It was a barren retail-scape worthy of that father and son trudging through the postapocalyptic American wastes with a shopping cart in Cormac McCarthy’s “The Road.” As empty and vast a quasi-public space, all fluorescent lighting and white linoleum, as the abandoned airport where gather a few harried survivors of contagion in Emily St. John Mandel’s “Station Eleven.”
It was Kmart in Bridgehampton on a late Monday afternoon in November.
I traced a circuitous route through, around, and past shelves newly geared up for the holidays, searching, improbably and unsuccessfully, for a volleyball for my eighth-grade daughter. “Wilson!” I could almost hear Tom Hanks’s cry.
But, in so doing, I encountered only two other meandering shoppers in all that square footage, and precisely one worker. Alone up at the registers, he greeted me with a friendly “How can I help you, man?”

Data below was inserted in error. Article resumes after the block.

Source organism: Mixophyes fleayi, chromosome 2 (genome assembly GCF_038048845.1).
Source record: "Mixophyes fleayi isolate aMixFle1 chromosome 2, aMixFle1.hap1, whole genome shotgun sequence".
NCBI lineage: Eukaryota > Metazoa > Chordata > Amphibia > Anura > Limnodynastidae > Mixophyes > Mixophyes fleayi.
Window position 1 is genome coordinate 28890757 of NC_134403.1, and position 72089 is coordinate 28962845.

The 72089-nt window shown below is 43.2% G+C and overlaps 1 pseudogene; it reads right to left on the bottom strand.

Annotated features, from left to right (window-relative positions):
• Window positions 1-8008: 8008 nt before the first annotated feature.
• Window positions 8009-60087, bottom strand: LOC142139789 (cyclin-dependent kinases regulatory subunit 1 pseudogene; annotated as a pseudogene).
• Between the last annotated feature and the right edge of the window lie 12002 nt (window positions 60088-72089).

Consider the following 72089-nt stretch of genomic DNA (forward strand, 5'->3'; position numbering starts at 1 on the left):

He didn’t seem oblivious to the roaring quiet — just par for the course in the new Help Wanted America. Apparently, I had to take my search elsewhere for all goods sporting. Fair enough.
Meanwhile, right around the Commons corner, Panera Bread for months now hasn’t taken diners past 5 p.m. Too short on staff. This has bummed out the kids and me on more than one occasion. You know that Napa chicken salad sandwich they serve? It’s pretty damn good. Comes with a pickle spear, too. I’ve noticed, once happily, now with some sadness, that the place is, or was, popular with locals. Another blow.
Well, people are fed up, checking out, newly hip to the bill of goods we’ve all been sold for so long. But what follows the reckoning? A fair shake for these front-of-store workers? Increased unionization?
I’ll put a candle in the window for them this Christmas. I sure won’t be shopping.